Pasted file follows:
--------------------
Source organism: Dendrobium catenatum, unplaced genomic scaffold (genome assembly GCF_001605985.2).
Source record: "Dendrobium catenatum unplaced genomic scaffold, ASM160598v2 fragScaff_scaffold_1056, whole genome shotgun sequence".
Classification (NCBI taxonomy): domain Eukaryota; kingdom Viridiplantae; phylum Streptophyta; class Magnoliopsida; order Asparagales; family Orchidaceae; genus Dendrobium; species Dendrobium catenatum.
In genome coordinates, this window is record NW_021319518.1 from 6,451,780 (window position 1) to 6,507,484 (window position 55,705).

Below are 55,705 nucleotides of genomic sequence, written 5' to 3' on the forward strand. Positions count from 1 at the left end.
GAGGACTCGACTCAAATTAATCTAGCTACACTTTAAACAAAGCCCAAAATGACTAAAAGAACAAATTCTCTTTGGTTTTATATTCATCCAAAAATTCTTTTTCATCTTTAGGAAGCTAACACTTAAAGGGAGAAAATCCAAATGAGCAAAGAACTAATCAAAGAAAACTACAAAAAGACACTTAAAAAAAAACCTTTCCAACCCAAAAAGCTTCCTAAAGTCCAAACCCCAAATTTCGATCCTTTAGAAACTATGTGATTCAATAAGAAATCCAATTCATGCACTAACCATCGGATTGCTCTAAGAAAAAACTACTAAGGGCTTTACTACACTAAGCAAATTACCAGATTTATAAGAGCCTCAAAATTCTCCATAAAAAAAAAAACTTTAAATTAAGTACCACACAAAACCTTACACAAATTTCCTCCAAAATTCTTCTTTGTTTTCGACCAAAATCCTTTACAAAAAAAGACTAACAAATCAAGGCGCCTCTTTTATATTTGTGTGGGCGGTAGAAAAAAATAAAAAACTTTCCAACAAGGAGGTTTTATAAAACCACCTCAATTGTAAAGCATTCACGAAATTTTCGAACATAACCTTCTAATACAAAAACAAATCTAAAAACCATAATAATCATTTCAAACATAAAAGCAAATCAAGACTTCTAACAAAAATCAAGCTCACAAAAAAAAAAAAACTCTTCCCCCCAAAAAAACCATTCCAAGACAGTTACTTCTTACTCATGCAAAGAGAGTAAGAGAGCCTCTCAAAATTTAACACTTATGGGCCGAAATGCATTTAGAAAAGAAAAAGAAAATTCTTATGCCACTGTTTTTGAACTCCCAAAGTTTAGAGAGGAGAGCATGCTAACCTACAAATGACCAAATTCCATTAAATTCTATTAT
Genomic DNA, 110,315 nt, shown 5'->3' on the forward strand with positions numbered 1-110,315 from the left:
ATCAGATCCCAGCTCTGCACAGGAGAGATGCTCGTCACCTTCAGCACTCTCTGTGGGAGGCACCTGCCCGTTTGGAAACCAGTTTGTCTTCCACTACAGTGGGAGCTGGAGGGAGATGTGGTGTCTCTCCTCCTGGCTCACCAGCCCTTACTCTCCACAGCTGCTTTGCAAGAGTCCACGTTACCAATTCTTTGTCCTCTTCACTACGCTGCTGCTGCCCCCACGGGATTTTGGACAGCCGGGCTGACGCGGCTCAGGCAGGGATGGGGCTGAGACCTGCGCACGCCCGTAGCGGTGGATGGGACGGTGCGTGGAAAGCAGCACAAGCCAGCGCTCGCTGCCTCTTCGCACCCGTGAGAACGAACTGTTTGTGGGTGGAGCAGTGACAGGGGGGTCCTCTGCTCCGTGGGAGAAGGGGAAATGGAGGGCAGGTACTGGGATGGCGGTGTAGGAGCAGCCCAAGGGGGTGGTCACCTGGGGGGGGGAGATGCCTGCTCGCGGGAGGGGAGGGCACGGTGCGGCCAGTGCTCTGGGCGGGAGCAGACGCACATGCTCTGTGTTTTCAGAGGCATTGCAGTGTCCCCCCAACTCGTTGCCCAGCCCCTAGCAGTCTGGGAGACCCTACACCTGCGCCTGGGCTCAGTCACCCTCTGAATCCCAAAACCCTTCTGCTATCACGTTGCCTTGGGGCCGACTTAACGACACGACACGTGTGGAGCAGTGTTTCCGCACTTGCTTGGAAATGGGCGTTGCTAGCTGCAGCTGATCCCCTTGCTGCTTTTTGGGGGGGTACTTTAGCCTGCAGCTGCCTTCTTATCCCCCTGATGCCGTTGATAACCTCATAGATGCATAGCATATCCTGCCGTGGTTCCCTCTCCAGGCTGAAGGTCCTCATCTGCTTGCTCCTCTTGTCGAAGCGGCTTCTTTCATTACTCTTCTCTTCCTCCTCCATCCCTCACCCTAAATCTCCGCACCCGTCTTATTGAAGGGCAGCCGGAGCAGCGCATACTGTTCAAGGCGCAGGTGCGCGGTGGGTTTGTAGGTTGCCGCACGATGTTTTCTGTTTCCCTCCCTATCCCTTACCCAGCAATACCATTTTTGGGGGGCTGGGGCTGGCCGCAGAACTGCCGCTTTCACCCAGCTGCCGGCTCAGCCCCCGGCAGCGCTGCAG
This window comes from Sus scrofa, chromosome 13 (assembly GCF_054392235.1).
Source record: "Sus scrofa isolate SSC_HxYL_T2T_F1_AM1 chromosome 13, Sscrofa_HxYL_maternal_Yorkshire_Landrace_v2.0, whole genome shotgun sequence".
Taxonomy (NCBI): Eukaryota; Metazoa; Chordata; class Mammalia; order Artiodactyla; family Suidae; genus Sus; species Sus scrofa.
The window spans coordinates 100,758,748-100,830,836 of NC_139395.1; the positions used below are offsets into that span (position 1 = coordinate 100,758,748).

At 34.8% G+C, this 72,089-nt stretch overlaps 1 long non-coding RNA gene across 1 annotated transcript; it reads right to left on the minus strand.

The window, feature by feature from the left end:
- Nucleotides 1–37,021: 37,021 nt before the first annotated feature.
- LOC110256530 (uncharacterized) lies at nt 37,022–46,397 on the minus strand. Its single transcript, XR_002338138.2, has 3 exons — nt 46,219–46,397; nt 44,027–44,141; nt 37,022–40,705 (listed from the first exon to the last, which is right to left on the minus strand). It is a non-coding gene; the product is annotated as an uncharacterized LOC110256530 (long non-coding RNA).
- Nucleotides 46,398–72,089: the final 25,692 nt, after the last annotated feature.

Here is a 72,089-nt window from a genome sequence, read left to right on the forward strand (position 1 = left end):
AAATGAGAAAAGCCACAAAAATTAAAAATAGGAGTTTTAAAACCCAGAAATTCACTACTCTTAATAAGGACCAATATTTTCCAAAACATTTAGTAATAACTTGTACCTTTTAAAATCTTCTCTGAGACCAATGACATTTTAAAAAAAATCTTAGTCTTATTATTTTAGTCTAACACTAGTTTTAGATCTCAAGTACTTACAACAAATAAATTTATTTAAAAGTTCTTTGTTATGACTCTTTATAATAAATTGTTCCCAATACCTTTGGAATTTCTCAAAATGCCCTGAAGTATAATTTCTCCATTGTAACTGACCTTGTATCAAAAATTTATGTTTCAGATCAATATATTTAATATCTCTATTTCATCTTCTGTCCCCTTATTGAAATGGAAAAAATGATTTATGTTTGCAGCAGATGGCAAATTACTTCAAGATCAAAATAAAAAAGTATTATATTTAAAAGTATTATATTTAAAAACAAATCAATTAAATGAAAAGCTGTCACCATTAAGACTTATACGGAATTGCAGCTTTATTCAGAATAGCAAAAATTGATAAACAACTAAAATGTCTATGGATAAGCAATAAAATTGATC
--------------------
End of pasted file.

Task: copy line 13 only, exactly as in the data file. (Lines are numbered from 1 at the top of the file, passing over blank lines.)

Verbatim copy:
At 34.8% G+C, this 72,089-nt stretch overlaps 1 long non-coding RNA gene across 1 annotated transcript; it reads right to left on the minus strand.